Seventy miles south of Borneo. Let me think on that for a few more seconds, we are currently sailing seventy miles south of the island of Borneo. Seventy miles from a place I once only knew as pictures in the pages of the National Geographic. And now, at this very instant, if it were possible for some friend or relative to Skype, I could say something like, “hey, guess where I am at this very moment?”

The island of Sumatra isn’t all that far away either, nor Java, or any number of, what for us, are extremely exotic places. Of course they are not exotic at all to the hundreds of millions who live in this part of the world, but that is, in itself, the nature of travel. This is the reason we travel, and what we hope to come away with long after we’ve returned home—a revelation that can be summed up in a single word and that word is, perspective.

Ironically, we will most likely not be able to view Borneo, or Java, or Sumatra, other than as a pale outline on the distant horizon. We are on passage, you see, we are working to get our vessel and her crew safely from point (A) to point (B) on a nautical chart; from one location to another, and all while traveling a great distance at low speed over vast stretches of open water—this is sailing.

Right now we sail the Java Sea, but a little while ago we were sailing the Bali Sea, and before that, some official somewhere at some point drew lines on a map and claimed that particular patch of ocean for their government. Other than as an aid to navigation, I don’t see the purpose, but here we are.

In these waters one thing is certain; it’s necessary to keep a close watch for what lies ahead. We’ve all taken turns looking out for the unique types of hazards floating around out here, the most significant being the tethered fishing huts. Sometimes there is no hut, per-say, but only a tied bundle of floating bamboo attached to a fixed mooring.

There’s often a little sliver of fluttering black fabric attached to a slender stick—this is your only visible warning. Easy enough to pick out by day, but at night? Night is a different story—cross your fingers and hope for the best. Fortunately we are not a power boat traveling at high speed, but a slowly sailing vessel in gentle wind.

This part of the world does have its own special characteristics, the most prominent being that it is very, very hot. I don’t know how we could’ve held up this long without the crew Bimini, or the ice machine. It’s my conclusion that cold is much easier to remedy than heat; to a point, yes, but even if you find yourself lost in a snowy forest you can at least set something on fire. With heat you just have to put up with it, drink water, and sweat, sweat, sweat.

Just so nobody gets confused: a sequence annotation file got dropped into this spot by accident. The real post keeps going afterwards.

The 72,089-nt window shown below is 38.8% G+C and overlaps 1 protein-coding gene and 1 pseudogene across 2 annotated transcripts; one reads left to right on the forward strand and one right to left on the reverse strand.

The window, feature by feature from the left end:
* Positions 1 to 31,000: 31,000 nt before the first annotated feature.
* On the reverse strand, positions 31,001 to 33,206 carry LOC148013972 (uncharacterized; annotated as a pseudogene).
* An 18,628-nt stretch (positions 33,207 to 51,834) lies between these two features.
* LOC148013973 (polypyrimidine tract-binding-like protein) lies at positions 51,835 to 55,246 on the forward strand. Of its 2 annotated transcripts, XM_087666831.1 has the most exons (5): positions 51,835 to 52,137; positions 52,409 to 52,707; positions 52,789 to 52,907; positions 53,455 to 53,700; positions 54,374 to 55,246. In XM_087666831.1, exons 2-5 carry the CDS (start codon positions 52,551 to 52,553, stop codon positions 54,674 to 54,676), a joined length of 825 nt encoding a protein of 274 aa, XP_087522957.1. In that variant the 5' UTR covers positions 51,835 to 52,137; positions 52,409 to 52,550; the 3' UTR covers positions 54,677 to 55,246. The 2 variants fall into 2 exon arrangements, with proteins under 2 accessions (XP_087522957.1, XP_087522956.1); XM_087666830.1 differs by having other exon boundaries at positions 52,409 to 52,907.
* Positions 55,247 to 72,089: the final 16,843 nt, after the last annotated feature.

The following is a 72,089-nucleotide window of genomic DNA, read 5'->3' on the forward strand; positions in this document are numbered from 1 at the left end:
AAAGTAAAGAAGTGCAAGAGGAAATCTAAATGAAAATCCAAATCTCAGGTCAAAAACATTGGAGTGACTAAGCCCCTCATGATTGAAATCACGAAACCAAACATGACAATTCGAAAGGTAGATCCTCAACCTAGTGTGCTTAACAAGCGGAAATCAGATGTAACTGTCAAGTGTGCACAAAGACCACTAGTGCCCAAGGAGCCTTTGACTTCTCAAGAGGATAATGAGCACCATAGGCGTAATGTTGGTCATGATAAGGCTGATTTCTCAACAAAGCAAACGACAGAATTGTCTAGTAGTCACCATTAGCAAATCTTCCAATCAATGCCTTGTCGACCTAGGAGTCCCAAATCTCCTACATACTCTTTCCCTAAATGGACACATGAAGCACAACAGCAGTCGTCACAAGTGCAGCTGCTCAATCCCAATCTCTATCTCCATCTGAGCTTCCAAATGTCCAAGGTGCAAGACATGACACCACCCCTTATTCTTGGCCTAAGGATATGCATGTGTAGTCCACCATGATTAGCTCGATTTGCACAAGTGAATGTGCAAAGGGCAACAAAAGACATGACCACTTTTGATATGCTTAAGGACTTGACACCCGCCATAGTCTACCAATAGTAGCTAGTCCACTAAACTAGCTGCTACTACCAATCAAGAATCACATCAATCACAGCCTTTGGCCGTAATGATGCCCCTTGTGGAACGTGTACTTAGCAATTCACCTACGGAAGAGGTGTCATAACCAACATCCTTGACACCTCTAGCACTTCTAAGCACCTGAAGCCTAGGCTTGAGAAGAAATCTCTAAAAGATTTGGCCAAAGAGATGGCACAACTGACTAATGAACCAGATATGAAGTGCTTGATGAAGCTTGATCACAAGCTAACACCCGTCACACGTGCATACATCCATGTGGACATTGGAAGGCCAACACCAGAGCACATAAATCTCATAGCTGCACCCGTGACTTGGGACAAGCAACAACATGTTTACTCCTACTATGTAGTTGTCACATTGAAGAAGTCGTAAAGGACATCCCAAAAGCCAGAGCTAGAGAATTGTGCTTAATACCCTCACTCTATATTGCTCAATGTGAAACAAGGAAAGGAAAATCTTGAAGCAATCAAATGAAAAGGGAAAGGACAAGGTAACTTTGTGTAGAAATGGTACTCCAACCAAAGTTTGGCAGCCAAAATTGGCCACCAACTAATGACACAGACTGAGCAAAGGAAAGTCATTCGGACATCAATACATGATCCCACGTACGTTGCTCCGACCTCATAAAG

Cold sandwiches today for lunch—thank you Elke. In spite of the oppressive conditions, Elke is stubbornly coaxing her bread-dough to rise, and last night she made a fantastic beef curry. I don’t know what she has planned for dinner but I don’t particularly care, whatever it is will be wonderful. Spirits on board are high. We are only days away from the close of our sailing season, and with that, the closing of distance, however small, between ourselves and our home port on the far side of the world. We are feeling good.


by Art, '225 nm so far'

We had a slow start to the passage, then a lot of wind and then back to 18-20 kts. The main was back up with no reefs and we used the genoa to get a really nice forward speed directly to our next waypoint. Our SOG has been great with a top speed of 17 kts! Mostly we were doing over 10 kt so the progress was very welcome from our meandering around of yesterday. Later on we had the A3 up for a while but eventually the winds shifted and we were making good progress... but in the wrong direction. So, another gybe and we put up the A3 again on the other side to see if we can continue to make some forward progress. Ah, the life of a sailor!


by Art, 'North of Bali'

We were able to depart on time (about 10:30) and headed to the north around the east side of Bali. The current was very strong on the way in and was just about as strong today. Since we had some pretty nice wind we put up the sails and immediately realized we had about 5 kts of current right on the bow. Our SOG (speed over ground) was only about 4 kts and we just slogged along until the winds veered us too much to the east. Time to furl the genoa away and motor for a while in the correct direction. Eventually the winds came back up gusting over 30 kts and we put in our 2nd reef, adding in the staysail and have enjoyed spectacular sailing for the past 3-4 hours. We expect this wind to continue at least until tomorrow morning. Eventually, the forecast is for the wind to completely drop off and we'll be motoring most of the way. So, better enjoy the wonderful wind while we have it!

Passage Track